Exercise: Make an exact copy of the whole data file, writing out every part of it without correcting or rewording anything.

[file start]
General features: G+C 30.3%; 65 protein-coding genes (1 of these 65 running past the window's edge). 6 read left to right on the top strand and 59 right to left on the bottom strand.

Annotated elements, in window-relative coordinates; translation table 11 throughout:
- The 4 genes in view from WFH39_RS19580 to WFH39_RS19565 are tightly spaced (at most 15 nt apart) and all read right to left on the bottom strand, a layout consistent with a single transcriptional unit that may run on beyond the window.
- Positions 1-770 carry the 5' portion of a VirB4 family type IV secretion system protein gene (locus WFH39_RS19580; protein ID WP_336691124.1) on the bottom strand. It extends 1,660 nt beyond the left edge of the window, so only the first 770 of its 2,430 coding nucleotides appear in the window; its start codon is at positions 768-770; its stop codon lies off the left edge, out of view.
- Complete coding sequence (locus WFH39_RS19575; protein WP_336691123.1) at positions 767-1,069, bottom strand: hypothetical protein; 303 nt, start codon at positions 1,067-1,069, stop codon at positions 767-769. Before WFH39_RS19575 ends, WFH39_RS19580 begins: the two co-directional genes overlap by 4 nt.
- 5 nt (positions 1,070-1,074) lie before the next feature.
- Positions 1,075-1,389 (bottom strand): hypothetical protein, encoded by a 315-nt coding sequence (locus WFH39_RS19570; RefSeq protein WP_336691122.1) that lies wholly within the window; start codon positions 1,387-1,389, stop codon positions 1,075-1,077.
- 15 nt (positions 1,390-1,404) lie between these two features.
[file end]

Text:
General features: G+C 30.3%; 65 protein-coding genes (1 of these 65 running past the window's edge). 6 read left to right on the top strand and 59 right to left on the bottom strand.

Annotated elements, in window-relative coordinates; translation table 11 throughout:
- The 4 genes in view from WFH39_RS19580 to WFH39_RS19565 are tightly spaced (at most 15 nt apart) and all read right to left on the bottom strand, a layout consistent with a single transcriptional unit that may run on beyond the window.
- Positions 1-770 carry the 5' portion of a VirB4 family type IV secretion system protein gene (locus WFH39_RS19580; protein ID WP_336691124.1) on the bottom strand. It extends 1,660 nt beyond the left edge of the window, so only the first 770 of its 2,430 coding nucleotides appear in the window; its start codon is at positions 768-770; its stop codon lies off the left edge, out of view.
- Complete coding sequence (locus WFH39_RS19575; protein WP_336691123.1) at positions 767-1,069, bottom strand: hypothetical protein; 303 nt, start codon at positions 1,067-1,069, stop codon at positions 767-769. Before WFH39_RS19575 ends, WFH39_RS19580 begins: the two co-directional genes overlap by 4 nt.
- 5 nt (positions 1,070-1,074) lie before the next feature.
- Positions 1,075-1,389 (bottom strand): hypothetical protein, encoded by a 315-nt coding sequence (locus WFH39_RS19570; RefSeq protein WP_336691122.1) that lies wholly within the window; start codon positions 1,387-1,389, stop codon positions 1,075-1,077.
- 15 nt (positions 1,390-1,404) lie between these two features.